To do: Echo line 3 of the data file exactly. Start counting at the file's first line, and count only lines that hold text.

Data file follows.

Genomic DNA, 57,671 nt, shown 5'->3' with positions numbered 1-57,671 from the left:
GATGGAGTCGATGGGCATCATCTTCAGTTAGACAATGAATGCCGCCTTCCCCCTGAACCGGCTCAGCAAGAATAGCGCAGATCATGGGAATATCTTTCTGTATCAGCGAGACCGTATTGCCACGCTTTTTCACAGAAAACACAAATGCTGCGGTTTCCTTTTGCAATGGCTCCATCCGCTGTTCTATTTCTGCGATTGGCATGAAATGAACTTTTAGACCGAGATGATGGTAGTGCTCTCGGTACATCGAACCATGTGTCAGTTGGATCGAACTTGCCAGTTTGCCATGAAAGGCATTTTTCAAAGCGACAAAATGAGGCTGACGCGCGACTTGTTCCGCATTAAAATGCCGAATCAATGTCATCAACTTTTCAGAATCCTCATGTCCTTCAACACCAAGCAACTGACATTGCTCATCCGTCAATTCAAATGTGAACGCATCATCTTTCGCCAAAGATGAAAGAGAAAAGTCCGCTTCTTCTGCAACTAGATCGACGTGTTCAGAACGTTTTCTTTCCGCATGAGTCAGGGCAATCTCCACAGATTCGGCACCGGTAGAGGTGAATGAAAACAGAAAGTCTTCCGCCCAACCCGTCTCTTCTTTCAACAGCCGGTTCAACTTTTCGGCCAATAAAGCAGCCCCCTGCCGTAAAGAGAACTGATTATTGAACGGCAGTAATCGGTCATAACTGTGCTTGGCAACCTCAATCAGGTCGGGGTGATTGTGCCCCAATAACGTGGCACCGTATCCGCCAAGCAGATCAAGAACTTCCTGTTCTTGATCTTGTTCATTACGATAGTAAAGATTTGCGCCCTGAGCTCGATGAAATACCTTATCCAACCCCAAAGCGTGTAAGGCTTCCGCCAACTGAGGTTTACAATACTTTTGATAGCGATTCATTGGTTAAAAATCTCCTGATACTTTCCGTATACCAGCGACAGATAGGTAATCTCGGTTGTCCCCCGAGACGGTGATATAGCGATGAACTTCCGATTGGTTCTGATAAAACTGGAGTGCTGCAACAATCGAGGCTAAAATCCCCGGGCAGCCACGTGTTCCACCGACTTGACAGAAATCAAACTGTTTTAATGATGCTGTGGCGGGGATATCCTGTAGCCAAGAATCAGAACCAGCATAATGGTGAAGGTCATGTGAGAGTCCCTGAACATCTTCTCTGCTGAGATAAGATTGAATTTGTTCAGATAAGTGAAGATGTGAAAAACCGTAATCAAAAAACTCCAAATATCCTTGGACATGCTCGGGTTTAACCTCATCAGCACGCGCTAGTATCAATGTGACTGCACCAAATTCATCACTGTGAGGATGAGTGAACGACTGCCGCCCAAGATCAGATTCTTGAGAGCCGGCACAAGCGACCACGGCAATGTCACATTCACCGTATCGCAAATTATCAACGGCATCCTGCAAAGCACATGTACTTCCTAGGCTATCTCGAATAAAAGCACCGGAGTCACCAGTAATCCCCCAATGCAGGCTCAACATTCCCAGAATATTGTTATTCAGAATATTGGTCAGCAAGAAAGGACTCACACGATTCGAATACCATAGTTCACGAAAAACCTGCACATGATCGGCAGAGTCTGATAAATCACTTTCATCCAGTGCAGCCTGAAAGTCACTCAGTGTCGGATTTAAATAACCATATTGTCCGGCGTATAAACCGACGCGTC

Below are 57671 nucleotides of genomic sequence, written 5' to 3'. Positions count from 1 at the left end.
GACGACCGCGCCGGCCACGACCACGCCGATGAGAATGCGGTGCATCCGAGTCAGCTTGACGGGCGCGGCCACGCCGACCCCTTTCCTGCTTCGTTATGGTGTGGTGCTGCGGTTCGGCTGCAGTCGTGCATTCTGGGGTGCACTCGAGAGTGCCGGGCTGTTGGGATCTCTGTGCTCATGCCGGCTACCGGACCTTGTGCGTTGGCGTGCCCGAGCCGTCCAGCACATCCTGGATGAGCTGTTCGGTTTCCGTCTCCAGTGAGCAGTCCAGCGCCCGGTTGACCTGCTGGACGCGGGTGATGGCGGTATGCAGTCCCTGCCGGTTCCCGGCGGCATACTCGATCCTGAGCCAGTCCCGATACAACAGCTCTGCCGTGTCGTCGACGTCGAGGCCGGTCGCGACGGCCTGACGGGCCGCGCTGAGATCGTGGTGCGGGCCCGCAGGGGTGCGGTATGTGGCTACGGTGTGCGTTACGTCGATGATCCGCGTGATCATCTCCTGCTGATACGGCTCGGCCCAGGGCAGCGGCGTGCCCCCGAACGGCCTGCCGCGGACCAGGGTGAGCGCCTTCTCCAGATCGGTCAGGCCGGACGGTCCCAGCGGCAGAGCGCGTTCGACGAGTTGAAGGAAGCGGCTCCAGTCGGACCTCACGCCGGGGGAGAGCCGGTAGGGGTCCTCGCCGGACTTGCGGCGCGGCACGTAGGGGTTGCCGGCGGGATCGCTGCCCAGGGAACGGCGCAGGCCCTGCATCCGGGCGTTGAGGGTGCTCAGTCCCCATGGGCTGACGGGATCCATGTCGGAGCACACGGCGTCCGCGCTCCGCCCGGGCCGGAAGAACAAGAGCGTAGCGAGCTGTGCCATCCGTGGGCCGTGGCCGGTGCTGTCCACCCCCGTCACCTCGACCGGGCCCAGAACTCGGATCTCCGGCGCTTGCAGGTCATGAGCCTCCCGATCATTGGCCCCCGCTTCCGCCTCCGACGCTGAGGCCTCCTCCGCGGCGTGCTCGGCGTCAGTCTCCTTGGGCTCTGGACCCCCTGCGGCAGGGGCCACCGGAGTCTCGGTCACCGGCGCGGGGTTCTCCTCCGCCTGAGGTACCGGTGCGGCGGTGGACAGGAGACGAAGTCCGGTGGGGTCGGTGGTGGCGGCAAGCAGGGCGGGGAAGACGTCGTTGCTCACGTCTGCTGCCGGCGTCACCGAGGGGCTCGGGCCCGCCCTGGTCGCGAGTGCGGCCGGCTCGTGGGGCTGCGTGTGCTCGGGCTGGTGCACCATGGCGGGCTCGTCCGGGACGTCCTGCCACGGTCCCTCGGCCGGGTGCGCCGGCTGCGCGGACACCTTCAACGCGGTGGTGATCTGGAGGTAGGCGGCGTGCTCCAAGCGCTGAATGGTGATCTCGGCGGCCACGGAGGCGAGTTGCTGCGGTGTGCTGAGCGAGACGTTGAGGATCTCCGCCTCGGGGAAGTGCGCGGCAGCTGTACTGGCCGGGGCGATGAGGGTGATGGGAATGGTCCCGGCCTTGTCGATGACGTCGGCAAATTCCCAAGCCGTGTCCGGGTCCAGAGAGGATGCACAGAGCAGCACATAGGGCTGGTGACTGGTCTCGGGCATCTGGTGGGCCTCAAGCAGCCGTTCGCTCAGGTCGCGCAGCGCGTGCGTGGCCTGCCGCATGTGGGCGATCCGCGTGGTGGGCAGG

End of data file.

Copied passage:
Below are 57671 nucleotides of genomic sequence, written 5' to 3'. Positions count from 1 at the left end.